Recently, our junior reporters took part in a cloisonne workshop, where they made their own pendants. Here they share their experiences ...
Ruby was our mentor at the workshop. She is a jewellery designer with a keen interest in Chinese industrial art. She first started working with cloisonne while taking a course in jewellery design in the US. She went on to further study the technique in Japan. She now holds cloisonne workshops in several secondary schools.
Tutor Ruby Man Kam-fung guides the junior reporters at the cloisonné workshop. Photos: Chris Lau/SCMP
"Handmade cloisonne is unique and more expensive, compared to items manufactured by moulding," Ruby said. That's because cloisonne requires a lot of effort and patience. One problem is that objects may change or burn after being heated. So she may need to change her design from time to time. That could mean turning an original red-transparent design into one that is deeper red and green.
SHeidi Kwan and Janet Tam
The process of enamelling involves applying different colours to a piece of metal, which is then placed in a pre-heated furnace for five to 10 minutes. This method can be very tricky. Different colours have different heat capacities so the temperature has to be carefully controlled.
When we tried to make our own pendants, none of us managed to do it in one go. Several times we ended up burning our pendants, and the colours did not come out right after a period of heating. So we had to repeat the process several times until we gained the desired result.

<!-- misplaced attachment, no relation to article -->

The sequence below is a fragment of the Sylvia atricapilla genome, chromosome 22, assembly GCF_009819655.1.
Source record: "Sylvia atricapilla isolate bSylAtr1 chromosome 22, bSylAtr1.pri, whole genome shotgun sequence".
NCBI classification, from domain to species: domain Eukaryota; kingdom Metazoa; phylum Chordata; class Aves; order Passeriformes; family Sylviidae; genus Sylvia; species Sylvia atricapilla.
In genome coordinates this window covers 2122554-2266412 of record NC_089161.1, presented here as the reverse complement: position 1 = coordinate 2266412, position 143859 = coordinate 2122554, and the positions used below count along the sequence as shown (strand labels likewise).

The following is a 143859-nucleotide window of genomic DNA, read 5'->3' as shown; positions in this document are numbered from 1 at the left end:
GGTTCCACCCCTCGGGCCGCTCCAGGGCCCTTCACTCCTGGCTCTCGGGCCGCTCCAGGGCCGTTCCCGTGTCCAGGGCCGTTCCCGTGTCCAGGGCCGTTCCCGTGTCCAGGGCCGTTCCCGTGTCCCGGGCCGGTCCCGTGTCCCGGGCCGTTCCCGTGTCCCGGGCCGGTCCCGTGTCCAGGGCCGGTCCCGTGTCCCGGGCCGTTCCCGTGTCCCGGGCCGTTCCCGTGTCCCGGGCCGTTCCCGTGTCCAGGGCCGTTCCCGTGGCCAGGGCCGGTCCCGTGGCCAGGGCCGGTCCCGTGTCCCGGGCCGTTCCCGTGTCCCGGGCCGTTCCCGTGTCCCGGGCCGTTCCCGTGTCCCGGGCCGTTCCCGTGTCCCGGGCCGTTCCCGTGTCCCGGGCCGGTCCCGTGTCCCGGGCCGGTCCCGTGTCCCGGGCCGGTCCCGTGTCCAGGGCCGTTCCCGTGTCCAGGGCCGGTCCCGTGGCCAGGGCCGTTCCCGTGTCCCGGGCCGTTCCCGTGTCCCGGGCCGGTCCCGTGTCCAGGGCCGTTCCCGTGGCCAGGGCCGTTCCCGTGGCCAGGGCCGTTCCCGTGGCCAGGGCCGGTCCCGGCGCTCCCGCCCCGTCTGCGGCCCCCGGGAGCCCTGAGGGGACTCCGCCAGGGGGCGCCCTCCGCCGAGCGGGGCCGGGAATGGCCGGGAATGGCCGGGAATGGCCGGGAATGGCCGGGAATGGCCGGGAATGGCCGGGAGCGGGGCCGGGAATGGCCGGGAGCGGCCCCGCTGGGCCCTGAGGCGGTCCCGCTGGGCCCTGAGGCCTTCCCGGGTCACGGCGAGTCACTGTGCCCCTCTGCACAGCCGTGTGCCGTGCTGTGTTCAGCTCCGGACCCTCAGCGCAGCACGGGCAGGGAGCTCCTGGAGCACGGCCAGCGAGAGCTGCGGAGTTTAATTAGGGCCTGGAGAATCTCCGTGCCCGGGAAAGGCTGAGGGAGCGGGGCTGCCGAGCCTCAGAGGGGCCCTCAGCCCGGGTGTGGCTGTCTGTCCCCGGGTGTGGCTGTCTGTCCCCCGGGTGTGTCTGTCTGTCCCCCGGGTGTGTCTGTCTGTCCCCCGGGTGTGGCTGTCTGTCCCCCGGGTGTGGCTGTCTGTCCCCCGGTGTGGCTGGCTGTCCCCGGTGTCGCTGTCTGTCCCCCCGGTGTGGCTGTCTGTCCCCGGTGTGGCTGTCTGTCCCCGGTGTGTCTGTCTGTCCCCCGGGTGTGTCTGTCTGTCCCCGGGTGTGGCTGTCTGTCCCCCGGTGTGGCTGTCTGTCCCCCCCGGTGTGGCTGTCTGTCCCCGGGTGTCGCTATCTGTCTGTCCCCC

Photo: Chris Lau/SCMP
Here's a tip if you want to try enamelling: refer to colour charts available on the internet or in books. This way, you can find the right temperatures for different colours as well as for different metals. This might help you get the best results.
Kent De Jesus and Arjun Sivakumar
Many people associate cloisonne with China. However, the craft originated in ancient Egypt. People put tiles of different colours into pieces of silver wire formed into shapes, then heated them in big furnaces at high temperatures. Cloisonne was also popular in medieval Europe and the Middle East. It was used for decorating small accessories and staining glass windows in churches.
Photos: Chris Lau/SCMP
During the Yuan and Ming dynasties, cloisonne wares spread from Europe to China along the Silk Road. Local artists soon began developing their own designs. During the Jingtai period of the Ming Dynasty, cloisonne became known as "Jingtailan", meaning "the blue of the Jingtai era" thanks to the popularity of turquoise blue in local designs. The technique was used to make expensive gifts for emperors and to decorate temples and altars.
Tayce Hong and Minnie Yip
Young Post organises regular activities for its junior reporters. If you wish to join, please go to Reporters Club and follow the instructions to send your name, age, school and contact details to firstname.lastname@example.org with " jun rep application" in the subject field.